Investments  

Supreme Court denies appeal in landmark Carey case

Supreme Court denies appeal in landmark Carey case
Supreme Court in London [Claudiodivizia/Dreamstime]

The Supreme Court has denied permission to appeal in the landmark Carey Sipp case, which raised questions around provider responsibility when accepting investments.

The Supreme Court is the UK's final court of appeal, so its decision not to hear the case potentially ends the long-running saga which related to an investment originally made a decade ago.

Last year the Court of Appeal ruled against STM Group and found in favour of the claimant, Russell Adams, who had lost money after investing in high-risk, unregulated Store First through a Sipp.

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STM Group is the parent company of Options Pensions, which was formerly known as Carey Pensions.

STM had sought permission from the Supreme Court to appeal this decision. But this appeal, it said in an announcement today (April 11), has been denied. 

“The decision does not directly impact STM's exposure in this case, but it will have implications for the financial services industry more broadly”, the company said.

STM said the original case related to an investment made in 2012 - before its acquisition of Carey in February 2019.

It said a condition of the acquisition was the indemnity on any claims in the Adams v Carey case, with the benefit of "significant" existing PI cover held by the sellers.

In its financial results last year, STM set aside £3.6mn to deal with possible future claims as a result of the case. Just over a year ago, the Financial Ombudsman Service had 592 open complaints against Options UK Personal Pensions.

Carey originally won the case, with claims against the Sipp provider being dismissed on all grounds in May 2020.

But in a Court of Appeal decision last year, judges found Adams had been advised, in contravention of the Financial Services and Markets Act 2000, by CLP Brokers, an unregulated introducer.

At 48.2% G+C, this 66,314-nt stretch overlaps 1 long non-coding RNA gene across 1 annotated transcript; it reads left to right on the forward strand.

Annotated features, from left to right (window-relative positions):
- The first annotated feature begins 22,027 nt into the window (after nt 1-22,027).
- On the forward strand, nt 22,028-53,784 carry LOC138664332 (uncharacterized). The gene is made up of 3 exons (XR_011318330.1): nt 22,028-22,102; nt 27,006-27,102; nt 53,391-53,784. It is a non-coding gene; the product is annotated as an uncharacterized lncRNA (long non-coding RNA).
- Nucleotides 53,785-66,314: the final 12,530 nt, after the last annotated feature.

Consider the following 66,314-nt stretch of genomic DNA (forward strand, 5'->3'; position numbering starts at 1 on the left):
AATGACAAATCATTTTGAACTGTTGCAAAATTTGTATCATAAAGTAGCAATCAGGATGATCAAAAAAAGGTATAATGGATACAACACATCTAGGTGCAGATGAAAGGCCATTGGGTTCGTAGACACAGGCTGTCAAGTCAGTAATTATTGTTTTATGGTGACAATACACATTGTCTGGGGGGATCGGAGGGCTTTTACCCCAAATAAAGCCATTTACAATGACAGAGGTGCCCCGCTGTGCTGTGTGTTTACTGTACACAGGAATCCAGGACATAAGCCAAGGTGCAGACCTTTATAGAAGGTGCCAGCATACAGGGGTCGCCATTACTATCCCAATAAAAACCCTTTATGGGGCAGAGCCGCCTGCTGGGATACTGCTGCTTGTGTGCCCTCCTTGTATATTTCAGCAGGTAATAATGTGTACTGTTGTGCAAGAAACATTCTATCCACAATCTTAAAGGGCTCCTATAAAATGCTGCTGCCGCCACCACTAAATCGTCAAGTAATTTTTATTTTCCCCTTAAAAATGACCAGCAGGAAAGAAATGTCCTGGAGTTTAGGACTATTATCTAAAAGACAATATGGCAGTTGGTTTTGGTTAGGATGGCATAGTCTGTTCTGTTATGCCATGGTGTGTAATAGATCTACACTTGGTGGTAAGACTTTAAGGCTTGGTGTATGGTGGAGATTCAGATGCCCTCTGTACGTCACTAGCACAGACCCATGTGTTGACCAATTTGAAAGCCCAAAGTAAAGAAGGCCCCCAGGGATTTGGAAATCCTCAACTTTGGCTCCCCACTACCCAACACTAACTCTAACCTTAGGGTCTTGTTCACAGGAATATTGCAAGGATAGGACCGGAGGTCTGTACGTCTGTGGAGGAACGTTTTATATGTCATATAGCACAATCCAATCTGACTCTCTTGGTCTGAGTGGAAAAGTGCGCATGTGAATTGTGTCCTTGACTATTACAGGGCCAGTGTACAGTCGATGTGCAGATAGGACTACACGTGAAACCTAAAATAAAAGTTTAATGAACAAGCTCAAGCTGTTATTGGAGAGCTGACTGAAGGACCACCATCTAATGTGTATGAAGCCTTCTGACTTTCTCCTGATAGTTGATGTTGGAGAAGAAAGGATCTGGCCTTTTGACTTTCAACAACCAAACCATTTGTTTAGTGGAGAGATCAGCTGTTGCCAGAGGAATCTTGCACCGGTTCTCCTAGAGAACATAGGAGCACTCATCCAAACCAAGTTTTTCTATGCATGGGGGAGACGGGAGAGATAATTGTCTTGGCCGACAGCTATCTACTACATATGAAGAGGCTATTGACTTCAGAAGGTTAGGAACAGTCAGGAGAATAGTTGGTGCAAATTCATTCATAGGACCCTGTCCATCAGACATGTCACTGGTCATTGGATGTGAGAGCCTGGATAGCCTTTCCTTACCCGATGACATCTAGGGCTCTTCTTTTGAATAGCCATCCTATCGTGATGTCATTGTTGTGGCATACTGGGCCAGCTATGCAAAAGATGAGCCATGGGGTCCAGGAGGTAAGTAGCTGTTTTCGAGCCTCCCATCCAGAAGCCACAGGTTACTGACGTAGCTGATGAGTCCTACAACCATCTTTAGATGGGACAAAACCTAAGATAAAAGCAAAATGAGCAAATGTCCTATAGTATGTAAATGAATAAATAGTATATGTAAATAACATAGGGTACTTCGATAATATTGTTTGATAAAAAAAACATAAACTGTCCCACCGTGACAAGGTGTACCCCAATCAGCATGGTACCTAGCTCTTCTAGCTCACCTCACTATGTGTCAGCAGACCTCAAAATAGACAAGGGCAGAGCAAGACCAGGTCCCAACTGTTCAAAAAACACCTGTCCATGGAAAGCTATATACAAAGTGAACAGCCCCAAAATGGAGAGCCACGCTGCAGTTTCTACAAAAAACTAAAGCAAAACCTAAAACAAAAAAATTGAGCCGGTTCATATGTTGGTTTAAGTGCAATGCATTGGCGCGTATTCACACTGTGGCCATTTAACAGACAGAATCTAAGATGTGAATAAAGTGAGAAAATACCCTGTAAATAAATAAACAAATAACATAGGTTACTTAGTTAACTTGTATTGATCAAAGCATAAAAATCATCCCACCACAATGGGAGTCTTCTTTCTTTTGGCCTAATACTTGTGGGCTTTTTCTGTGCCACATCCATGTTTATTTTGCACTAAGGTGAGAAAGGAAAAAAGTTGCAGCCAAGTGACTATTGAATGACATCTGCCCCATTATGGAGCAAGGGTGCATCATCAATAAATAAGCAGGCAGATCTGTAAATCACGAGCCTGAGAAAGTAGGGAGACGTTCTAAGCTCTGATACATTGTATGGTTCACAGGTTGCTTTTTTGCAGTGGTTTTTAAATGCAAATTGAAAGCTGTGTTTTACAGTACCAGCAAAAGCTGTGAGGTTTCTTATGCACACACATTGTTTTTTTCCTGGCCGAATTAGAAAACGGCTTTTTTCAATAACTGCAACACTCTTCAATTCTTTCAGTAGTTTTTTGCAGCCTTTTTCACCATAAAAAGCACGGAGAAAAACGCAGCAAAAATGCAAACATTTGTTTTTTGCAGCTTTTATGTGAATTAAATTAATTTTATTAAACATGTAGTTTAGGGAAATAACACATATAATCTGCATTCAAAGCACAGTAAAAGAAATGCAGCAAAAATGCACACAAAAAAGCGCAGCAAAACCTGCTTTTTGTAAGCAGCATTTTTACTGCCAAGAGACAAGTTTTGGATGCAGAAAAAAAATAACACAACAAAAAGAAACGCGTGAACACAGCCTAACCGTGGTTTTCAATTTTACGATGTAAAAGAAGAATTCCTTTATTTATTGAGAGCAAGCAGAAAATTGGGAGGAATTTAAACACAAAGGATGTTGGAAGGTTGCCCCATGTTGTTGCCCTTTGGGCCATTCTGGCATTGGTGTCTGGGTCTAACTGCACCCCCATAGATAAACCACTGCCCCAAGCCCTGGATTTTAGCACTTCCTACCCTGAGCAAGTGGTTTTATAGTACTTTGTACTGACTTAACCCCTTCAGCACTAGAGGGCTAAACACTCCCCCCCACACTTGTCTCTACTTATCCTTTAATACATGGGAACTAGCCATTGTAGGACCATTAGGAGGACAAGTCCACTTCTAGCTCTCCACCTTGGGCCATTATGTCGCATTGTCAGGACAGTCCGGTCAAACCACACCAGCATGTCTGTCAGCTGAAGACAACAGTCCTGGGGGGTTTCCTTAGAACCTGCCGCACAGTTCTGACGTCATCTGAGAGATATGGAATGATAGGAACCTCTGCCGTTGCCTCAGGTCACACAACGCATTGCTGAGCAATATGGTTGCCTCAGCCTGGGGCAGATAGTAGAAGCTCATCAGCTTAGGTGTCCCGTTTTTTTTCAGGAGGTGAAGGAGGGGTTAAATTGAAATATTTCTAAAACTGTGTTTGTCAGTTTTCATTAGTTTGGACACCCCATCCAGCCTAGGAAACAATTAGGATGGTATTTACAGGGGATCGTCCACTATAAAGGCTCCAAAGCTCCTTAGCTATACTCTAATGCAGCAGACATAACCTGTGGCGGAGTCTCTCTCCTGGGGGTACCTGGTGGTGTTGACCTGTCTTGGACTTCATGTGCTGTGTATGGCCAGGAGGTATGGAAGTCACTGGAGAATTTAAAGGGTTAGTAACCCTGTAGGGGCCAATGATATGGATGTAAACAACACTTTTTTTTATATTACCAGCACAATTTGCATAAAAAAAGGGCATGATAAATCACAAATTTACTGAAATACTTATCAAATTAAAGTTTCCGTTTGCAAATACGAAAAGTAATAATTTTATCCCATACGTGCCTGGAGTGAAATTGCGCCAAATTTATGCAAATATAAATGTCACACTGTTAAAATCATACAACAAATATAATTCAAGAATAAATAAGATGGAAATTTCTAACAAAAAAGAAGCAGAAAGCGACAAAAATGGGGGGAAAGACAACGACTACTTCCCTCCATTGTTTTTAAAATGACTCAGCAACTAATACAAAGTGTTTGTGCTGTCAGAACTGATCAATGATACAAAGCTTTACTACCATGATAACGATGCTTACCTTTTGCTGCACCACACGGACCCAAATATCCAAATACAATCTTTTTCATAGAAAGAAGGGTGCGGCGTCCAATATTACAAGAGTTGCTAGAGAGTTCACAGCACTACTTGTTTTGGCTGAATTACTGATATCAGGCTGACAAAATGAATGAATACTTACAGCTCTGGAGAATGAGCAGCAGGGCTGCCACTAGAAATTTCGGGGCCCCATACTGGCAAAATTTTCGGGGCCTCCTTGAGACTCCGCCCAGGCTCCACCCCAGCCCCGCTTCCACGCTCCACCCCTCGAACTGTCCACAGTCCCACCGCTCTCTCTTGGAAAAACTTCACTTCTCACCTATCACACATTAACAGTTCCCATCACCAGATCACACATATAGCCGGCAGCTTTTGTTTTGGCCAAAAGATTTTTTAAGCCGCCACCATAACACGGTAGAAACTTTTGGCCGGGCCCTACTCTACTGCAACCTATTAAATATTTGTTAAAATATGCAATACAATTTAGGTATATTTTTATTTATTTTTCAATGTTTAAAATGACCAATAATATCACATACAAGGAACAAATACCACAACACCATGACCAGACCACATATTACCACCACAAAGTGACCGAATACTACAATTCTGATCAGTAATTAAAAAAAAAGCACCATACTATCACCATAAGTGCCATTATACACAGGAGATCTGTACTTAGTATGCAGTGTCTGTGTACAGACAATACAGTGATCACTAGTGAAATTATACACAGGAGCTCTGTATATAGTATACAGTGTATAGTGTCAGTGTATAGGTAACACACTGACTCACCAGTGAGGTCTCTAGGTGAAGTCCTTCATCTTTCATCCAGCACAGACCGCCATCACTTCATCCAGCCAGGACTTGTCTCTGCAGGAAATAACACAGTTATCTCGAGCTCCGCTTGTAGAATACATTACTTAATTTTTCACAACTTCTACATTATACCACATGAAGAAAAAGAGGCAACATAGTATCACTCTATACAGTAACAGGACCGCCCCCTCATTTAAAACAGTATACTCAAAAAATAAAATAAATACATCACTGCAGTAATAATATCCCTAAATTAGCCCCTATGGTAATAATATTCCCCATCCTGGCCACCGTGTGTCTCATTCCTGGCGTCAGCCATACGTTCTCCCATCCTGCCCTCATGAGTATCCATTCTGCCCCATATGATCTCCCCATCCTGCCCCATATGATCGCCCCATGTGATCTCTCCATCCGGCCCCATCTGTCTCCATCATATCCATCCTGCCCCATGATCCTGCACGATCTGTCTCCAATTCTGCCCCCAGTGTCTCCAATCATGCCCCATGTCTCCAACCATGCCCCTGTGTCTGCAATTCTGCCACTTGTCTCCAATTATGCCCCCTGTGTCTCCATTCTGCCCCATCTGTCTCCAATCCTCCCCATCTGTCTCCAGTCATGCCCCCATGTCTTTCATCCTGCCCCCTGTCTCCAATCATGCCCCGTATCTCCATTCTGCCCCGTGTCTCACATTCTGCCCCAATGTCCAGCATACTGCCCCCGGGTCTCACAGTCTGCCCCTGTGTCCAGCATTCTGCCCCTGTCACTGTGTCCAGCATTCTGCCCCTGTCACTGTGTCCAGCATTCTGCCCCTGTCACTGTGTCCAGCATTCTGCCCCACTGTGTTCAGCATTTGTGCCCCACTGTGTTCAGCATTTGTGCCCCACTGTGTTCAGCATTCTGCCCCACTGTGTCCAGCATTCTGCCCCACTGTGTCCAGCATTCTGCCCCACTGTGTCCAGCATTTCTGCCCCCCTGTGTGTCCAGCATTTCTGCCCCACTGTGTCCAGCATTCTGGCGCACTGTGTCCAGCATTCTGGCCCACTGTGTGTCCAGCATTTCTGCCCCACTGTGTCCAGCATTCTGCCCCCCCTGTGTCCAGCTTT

The court said at no time was CLP authorised by the Financial Conduct Authority to give investment advice or to make arrangements relating to investments.

It therefore declared that because the Sipp was entered into as a consequence of CLP’s actions, the Sipp agreement was unenforceable against Adams, and he was therefore entitled to ‘unwind’ it and recover the money he paid into it, as well as compensation to reflect the losses he has suffered as a consequence.

At the time of the Court of Appeal judgement, Tim Hampson, a partner at Wixted & Co Solicitors who represented Adams, said the decision “will assist many other investors who have lost funds because of investment advice given to them by unregulated parties”.

He added that the decision served as a “fair warning to regulated firms” that, if they chose to deal with an unregulated entity which they cannot necessarily control, then the risk was “squarely on them” if that entity crosses the perimeter and contravenes the general prohibition.

The Supreme Court's decision comes after a difficult year for STM. In November, the company said it expected its revenue to be lower last year due to delays with new business revenues materialising.